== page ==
Both of which make me roll my eyes.

I guess comedy can only be found in shows with characters who are racially/ ethnically/ socio-economically diverse salt-of-the-earth types, model citizens with dignity and self-respect who make admirable choices and lead exemplary lives. "First world" problems? No comedy there!

Jana said...

I don't get the nepotism criticisms thrown at the show. It was created, written, and pretty much completely conceived by Lena Dunham with Judd Apatow. Nepotism? Come on. More likely the actresses were already in Dunham's orbit and she felt comfortable with them playing alongside her, saying the lines and acting out the scripts she'd written.

This was pretty much entirely Dunham's baby. HBO execs aren't known for pushing bad casting decisions, and what, HBO is trying to ingratiate itself with Brian Williams, David Mamet, and the daughter of the drummer from Bad Company? Huh? "Nepotism" seems like a stupid charge to make.

As for entitlement, it's a story about how one can be entitled and then experience the slap of reality. I don't think you're supposed to "like" Dunham's Hannah. She's purposefully not completely likeable.

All that said, after all the fawning praise for the show, I was a bit underwhelmed. Will continue to watch, though.

Jana said...

And I, like yashu, recognize a lot in these girls to which I relate -- at least the 7 or 8 years ago me, before I got married, had some children, and matured (not in that order!). I don't love the fact that I did some remarkably dumb and self-destructive things, but I think this show reflects what it is like to be a certain kind of person in a certain specific world.

AJ Lynch said...

Scott M:

Who is Jon Snow? I will google him. And yes, I am a close-minded curmudgeon with an acute disdain for most things if it pertains to liberal NYC.

And I too, like PJ O'Rourke, wonder why shows like L&O, set in NYC, seem to have very white casts and plotlines [does anyone go to a public school up there?]. Heh.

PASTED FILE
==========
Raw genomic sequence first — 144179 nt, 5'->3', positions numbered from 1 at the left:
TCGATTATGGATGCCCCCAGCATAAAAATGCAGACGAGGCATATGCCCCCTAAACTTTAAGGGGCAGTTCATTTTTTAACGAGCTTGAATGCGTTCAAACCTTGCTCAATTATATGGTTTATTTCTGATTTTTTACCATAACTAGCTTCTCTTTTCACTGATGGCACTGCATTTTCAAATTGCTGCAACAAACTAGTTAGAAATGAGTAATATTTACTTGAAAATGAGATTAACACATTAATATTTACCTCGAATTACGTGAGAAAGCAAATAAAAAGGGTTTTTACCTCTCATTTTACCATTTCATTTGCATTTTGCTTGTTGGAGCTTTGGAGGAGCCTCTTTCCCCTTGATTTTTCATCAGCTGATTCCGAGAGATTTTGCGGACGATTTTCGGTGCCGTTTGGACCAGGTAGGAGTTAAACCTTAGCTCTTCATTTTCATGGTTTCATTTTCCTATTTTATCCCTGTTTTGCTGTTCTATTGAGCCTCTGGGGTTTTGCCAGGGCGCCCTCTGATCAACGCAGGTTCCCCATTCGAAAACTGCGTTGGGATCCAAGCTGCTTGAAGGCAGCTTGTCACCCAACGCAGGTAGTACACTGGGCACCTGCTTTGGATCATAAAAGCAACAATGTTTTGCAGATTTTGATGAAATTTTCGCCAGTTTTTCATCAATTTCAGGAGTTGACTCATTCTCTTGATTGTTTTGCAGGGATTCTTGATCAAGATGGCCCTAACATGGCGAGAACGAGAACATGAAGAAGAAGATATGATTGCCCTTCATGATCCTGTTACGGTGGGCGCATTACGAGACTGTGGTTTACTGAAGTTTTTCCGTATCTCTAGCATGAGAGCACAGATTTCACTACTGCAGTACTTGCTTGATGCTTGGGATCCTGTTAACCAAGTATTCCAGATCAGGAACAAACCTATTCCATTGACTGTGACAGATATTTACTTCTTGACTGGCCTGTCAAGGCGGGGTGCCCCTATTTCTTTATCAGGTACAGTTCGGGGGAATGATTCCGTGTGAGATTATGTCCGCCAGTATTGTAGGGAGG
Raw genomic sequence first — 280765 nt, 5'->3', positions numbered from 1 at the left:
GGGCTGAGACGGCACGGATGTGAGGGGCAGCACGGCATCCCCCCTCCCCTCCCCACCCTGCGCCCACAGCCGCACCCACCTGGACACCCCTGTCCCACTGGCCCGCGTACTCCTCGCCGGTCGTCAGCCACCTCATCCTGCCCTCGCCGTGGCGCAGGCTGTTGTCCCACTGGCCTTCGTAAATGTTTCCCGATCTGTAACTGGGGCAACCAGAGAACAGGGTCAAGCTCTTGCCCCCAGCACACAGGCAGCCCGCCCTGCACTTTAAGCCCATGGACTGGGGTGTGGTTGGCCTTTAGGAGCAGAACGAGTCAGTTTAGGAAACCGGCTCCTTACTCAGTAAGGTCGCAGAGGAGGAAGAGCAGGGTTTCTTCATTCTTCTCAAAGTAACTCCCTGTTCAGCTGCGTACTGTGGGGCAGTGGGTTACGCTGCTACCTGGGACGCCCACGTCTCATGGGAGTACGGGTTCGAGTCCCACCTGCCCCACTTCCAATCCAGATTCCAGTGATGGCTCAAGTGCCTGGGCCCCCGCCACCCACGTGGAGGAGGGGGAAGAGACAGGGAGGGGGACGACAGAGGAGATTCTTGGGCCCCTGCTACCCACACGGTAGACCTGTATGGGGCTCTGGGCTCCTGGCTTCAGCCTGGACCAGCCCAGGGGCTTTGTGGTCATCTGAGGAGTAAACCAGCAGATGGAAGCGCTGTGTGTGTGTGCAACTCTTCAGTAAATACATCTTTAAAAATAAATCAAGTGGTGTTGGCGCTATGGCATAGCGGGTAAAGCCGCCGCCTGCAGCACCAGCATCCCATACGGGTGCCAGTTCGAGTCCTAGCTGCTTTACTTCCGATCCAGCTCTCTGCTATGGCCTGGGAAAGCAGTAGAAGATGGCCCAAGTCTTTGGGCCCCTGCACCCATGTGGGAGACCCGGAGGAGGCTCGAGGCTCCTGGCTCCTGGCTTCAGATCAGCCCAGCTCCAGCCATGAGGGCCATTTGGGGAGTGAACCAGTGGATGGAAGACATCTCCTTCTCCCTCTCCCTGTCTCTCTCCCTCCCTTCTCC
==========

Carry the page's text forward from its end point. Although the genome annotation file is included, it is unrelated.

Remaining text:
Mitchell said...

Had I known there were women out there willing to tolerate lousy sex I would have made the attempt more often.

CatherineM said...

Entitlement - maybe that's the reality now, but I don't recall any of my peers being fully supported until they were 24. Even those that lived at home, had to pay rent to their parents and have a paying job. Most of us, when we wanted something from teenagers on, worked to pay for it (babysitting, shoveling snow). I was one of those dumb dumbs, when I was broke starting out in NYC, got a job bussing tables at a fancy restaurant to make extra cash and cover expenses. Or I would work at "fashion sample sales" in Secaucus for cash on the weekends. I didn't expect my parents or the state to pay for things. Didn't occur to me. And it was hard.

The show may be realistic, but I think that sense of entitlement it's a fairly new thing. Am I wrong or am I and all of my friends (now in our 40s) weirdos?

Crunchy Frog said...

Who is this "everyone" of which you speak?

CatherineM said...

LOL Mitchell.

Scott M said...

Who is Jon Snow? I will google him.

You had better google him. Winter is coming.

GoT is about as far from "Girls" as you could possibly get. The one bone GRRM seems to have tossed HBO, in order to get copious semi-porn into the show, are a couple of completely tacked-on gay men scenes, thankfully short. There was a rumor that Renly and Tyrell were bumping greaves, but there's literally nothing in the books like the show is portraying between them.

Dust Bunny Queen said...

You social conservatives actually should give the show a chance.

I'm hardly a social conservative. I just refuse to watch stupid shows with bad dialogue about moronic people.

Michael K said...

"Me too! I watched it with my daughter. It was the first time she's seen it."

Funny, I didn't see you sitting there. We watched it on Blu-Ray and the scenery is worth Blu-Ray.

I have to show it to my daughter, whose 22nd BD is next weekend. When she was 14 and 16, we were there where it was shot. The Corniche road where Grace was driving the Sunbeam Alpine so fast is where she was killed.

Apparently, the area where the Monaco scenes were shot (the steps to the harbor) has been extensively rebuilt.

Canuck said...

"You had better google him. Winter is coming."